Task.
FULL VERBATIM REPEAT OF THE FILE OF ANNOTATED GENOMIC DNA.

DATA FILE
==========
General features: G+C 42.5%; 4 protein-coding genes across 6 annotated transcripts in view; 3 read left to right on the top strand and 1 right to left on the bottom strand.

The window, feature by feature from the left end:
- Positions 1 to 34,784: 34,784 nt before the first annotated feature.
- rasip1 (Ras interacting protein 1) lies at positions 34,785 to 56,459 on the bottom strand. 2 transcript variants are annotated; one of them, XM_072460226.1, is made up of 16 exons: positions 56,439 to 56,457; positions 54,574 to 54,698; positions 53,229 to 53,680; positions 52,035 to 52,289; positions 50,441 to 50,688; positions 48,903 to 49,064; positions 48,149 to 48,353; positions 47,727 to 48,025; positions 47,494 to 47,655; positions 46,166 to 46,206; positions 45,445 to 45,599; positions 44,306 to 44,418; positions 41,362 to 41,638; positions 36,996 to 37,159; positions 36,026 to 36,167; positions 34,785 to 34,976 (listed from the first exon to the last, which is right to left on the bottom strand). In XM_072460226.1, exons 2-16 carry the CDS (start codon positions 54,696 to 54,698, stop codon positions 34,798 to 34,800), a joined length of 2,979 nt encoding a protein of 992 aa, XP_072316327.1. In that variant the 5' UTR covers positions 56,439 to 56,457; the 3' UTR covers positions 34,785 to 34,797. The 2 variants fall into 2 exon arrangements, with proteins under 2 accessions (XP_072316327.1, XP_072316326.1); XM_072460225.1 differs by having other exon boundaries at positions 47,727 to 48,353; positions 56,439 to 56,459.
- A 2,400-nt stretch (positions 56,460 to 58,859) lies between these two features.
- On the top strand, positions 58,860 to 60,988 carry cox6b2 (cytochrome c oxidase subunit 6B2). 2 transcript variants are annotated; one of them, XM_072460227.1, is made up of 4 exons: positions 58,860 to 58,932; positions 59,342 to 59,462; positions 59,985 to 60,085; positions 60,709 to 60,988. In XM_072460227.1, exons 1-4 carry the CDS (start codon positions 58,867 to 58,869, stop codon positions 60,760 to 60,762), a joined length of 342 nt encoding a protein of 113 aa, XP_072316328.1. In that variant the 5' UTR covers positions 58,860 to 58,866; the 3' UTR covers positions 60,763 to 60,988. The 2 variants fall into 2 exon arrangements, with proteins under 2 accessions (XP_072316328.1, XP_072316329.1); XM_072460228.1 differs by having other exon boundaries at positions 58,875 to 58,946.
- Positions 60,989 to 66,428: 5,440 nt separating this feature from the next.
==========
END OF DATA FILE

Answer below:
General features: G+C 42.5%; 4 protein-coding genes across 6 annotated transcripts in view; 3 read left to right on the top strand and 1 right to left on the bottom strand.

The window, feature by feature from the left end:
- Positions 1 to 34,784: 34,784 nt before the first annotated feature.
- rasip1 (Ras interacting protein 1) lies at positions 34,785 to 56,459 on the bottom strand. 2 transcript variants are annotated; one of them, XM_072460226.1, is made up of 16 exons: positions 56,439 to 56,457; positions 54,574 to 54,698; positions 53,229 to 53,680; positions 52,035 to 52,289; positions 50,441 to 50,688; positions 48,903 to 49,064; positions 48,149 to 48,353; positions 47,727 to 48,025; positions 47,494 to 47,655; positions 46,166 to 46,206; positions 45,445 to 45,599; positions 44,306 to 44,418; positions 41,362 to 41,638; positions 36,996 to 37,159; positions 36,026 to 36,167; positions 34,785 to 34,976 (listed from the first exon to the last, which is right to left on the bottom strand). In XM_072460226.1, exons 2-16 carry the CDS (start codon positions 54,696 to 54,698, stop codon positions 34,798 to 34,800), a joined length of 2,979 nt encoding a protein of 992 aa, XP_072316327.1. In that variant the 5' UTR covers positions 56,439 to 56,457; the 3' UTR covers positions 34,785 to 34,797. The 2 variants fall into 2 exon arrangements, with proteins under 2 accessions (XP_072316327.1, XP_072316326.1); XM_072460225.1 differs by having other exon boundaries at positions 47,727 to 48,353; positions 56,439 to 56,459.
- A 2,400-nt stretch (positions 56,460 to 58,859) lies between these two features.
- On the top strand, positions 58,860 to 60,988 carry cox6b2 (cytochrome c oxidase subunit 6B2). 2 transcript variants are annotated; one of them, XM_072460227.1, is made up of 4 exons: positions 58,860 to 58,932; positions 59,342 to 59,462; positions 59,985 to 60,085; positions 60,709 to 60,988. In XM_072460227.1, exons 1-4 carry the CDS (start codon positions 58,867 to 58,869, stop codon positions 60,760 to 60,762), a joined length of 342 nt encoding a protein of 113 aa, XP_072316328.1. In that variant the 5' UTR covers positions 58,860 to 58,866; the 3' UTR covers positions 60,763 to 60,988. The 2 variants fall into 2 exon arrangements, with proteins under 2 accessions (XP_072316328.1, XP_072316329.1); XM_072460228.1 differs by having other exon boundaries at positions 58,875 to 58,946.
- Positions 60,989 to 66,428: 5,440 nt separating this feature from the next.